I read widely from many genres. Perhaps this blog will feature fewer ratings and reviews, but I certainly intend to write about my reading life - it's the subject I most find myself wanting to talk about.
Ian McEwan's 2014 novel "The Children Act" is one of his shorter volumes, and it may seem like a deceptively simple story. But the pages turned very quickly, not necessarily because it's a super-exciting plot, rather because the underlying tensions of life are kept in perpetual play.
I'm not saying that McEwan did this deliberately (it's possible), but it's more likely the underlying skill of the storyteller who knows how to play with theme and character. If a literary scholar was to sit down and make a list of all of the dualisms of life that play out in this little story, he or she probably could come up with dozens of examples -- desire vs. obligation, age vs. youth, silence vs. communication, faith vs. reason -- just the barest few examples.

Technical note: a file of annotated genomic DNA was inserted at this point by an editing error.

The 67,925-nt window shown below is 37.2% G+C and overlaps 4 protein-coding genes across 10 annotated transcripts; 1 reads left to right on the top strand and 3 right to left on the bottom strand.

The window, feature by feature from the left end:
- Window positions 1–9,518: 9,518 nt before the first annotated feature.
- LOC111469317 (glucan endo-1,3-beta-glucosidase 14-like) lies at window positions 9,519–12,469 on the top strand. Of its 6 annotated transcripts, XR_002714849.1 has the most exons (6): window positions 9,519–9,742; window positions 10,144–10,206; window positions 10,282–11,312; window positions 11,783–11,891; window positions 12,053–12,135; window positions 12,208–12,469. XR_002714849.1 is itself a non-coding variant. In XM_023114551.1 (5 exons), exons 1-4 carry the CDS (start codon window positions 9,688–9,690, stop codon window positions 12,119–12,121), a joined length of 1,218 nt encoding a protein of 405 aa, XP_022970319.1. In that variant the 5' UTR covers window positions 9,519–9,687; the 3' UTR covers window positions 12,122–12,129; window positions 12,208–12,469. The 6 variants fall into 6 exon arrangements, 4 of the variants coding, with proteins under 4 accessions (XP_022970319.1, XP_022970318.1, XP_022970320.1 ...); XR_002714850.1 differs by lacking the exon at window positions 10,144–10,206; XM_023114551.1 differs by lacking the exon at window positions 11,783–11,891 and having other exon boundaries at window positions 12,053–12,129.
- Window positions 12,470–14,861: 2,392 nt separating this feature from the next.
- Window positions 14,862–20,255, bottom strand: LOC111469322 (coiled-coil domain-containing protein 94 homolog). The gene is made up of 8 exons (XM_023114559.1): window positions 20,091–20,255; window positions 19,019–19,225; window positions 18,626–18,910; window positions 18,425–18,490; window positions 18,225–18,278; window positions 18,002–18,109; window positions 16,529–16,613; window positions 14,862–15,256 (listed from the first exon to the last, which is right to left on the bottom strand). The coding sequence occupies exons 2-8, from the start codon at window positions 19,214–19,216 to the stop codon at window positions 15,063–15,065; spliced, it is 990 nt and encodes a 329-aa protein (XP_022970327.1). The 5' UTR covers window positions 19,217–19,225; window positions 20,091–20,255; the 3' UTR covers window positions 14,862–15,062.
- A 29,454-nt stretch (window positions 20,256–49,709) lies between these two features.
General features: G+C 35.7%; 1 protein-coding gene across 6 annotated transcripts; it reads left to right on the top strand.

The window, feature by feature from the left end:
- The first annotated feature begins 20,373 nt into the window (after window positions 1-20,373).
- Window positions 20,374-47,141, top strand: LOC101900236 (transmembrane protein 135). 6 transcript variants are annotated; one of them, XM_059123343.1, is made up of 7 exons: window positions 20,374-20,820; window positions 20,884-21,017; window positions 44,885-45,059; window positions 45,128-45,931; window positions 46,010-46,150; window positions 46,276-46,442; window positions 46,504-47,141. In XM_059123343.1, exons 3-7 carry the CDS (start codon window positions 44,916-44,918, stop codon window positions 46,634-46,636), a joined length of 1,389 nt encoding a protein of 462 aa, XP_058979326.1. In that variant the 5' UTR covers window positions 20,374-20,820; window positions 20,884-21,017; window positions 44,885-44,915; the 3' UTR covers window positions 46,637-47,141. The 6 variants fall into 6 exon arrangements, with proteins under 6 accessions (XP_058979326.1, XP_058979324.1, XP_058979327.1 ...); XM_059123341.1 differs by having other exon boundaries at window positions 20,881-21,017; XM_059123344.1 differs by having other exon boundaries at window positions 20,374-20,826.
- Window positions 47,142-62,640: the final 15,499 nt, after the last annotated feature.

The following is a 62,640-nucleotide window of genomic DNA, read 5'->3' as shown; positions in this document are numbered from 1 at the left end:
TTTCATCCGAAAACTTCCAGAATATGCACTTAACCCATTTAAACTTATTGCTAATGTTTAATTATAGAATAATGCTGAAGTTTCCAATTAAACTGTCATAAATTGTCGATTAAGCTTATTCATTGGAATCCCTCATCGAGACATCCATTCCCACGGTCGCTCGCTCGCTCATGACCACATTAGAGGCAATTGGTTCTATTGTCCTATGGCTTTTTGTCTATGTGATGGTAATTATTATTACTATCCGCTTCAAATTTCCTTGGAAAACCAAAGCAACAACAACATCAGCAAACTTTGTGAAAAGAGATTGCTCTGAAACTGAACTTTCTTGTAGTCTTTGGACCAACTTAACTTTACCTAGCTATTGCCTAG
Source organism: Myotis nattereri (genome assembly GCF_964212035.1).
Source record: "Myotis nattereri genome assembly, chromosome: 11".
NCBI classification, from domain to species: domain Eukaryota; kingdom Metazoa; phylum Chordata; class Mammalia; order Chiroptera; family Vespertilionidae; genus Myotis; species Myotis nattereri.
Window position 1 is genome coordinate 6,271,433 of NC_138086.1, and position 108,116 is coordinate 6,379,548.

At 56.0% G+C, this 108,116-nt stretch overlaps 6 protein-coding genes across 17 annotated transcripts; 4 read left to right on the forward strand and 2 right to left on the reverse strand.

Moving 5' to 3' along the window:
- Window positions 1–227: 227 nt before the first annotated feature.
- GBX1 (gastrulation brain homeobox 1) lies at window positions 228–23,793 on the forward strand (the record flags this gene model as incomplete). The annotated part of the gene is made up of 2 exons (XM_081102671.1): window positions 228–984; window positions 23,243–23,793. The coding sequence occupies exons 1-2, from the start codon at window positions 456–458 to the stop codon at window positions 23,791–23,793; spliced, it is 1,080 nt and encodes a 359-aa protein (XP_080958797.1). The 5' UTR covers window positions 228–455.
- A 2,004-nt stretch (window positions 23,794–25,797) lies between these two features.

Don't get me wrong, this novel isn't a polemic. It's entirely subtle that these things are happening and in play, but it's what keep this story from being static and obvious. I am a big fan of McEwan's work (although I've read little from the earlier "Ian Macabre" period, so that may be mediated somewhat when I catch up). And it's always the subtleties that get me, the things that elevate the craft of the story to high art. -cg